What are an employee’s rights to defend themselves against false allegations?

UPDATED: Sep 15, 2011

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What are an employee’s rights to defend themselves against false allegations?

At will employee terminated for cause (alleged criminal act) on another employee. If the employer does not provide the name of the person who made the allegation or the alleged witness and since I have no right to defend my position at work, how would I be able to actually prove that these unknown person(s) said these things that are untrue? In what, if any circumstance, would my former employer be required to release this information so that I could defend myself against these defamatory comments?

Asked on September 15, 2011 under Employment Labor Law, Oklahoma


SJZ, Member, New York Bar / FreeAdvice Contributing Attorney

Answered 11 years ago | Contributor

First, you have no recourse in terms of retaining or restoring your position, unless you had an employment contract which laid out specific grounds or processes or procedures for termination; if you had such a contract, it is enforceable and you may only be terminated in accordance with it, but if you did not have such a contract, you were an employee at will. As an employee at will, you may be fired for any reason, at any time--even for unproven, or even false, allegations.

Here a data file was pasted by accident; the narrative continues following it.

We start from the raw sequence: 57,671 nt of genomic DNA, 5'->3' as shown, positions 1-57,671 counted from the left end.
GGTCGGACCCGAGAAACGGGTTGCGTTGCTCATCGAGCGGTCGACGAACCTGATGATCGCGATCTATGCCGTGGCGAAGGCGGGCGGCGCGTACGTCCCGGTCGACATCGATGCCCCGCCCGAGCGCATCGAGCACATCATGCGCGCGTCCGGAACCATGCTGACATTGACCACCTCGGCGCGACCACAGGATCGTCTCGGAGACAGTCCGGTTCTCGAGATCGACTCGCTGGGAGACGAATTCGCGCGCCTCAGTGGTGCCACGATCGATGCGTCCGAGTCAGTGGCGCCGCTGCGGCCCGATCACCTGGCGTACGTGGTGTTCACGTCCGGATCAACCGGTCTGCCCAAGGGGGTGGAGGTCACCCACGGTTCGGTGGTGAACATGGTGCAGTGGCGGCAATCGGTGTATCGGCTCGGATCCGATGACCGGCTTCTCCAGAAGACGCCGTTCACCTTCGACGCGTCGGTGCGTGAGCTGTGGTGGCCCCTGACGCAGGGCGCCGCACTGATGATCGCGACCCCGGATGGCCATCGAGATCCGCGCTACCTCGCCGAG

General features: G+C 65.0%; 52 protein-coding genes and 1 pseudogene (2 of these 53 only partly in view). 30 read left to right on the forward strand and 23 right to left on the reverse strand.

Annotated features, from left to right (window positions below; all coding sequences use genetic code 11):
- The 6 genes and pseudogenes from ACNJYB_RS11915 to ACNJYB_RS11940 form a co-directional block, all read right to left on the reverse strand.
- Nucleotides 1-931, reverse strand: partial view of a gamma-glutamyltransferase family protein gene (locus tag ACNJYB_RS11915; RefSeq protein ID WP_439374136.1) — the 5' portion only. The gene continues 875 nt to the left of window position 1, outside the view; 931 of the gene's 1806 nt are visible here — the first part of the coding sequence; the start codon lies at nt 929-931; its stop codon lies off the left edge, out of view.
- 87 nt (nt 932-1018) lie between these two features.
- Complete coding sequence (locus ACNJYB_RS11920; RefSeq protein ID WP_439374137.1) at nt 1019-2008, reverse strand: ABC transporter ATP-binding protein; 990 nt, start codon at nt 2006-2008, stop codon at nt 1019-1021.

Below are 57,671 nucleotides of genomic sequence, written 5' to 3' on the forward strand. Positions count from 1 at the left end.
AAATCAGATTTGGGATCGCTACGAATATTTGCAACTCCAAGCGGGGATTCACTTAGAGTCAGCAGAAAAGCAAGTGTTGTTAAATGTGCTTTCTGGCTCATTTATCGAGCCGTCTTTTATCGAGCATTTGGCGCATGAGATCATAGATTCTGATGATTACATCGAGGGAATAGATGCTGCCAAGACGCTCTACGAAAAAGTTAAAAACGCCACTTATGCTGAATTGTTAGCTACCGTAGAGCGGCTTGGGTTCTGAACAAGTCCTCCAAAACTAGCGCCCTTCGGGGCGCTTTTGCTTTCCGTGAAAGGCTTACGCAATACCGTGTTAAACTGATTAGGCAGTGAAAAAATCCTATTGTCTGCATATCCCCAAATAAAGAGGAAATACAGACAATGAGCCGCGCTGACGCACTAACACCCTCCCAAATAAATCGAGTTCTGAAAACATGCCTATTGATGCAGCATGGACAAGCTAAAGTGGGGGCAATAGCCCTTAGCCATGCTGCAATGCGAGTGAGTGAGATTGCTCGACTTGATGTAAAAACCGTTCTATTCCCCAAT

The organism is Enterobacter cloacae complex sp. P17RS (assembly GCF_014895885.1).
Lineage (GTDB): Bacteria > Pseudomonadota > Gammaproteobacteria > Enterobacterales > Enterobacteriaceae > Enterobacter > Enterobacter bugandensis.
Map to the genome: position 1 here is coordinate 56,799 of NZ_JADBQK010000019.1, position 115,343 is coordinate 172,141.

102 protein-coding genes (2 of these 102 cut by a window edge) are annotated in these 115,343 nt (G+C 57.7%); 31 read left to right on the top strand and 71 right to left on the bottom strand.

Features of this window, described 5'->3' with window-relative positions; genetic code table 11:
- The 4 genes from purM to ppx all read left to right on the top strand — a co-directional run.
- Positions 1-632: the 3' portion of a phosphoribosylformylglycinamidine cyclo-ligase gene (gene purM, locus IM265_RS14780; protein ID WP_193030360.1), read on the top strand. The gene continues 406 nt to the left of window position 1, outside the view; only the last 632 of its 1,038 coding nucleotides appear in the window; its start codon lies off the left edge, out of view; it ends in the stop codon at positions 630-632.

There is no way to make the employer release this information to you unless you file a lawsuit for defamation; once you have filed a lawsuit, there are ways ("discovery") to obtain the information. If you believe you were defamed by false accusations--i.e. someone made false statements of fact about you, which damaged your reputation--you should consult with a personal injury attorney about whether to file an action. It's not a bar that you do not yet know the name of the person defaming you; you can file naming the company and fictitious defendants (e.g. "John Doe Number 1"), then use discovery to find out who it was.

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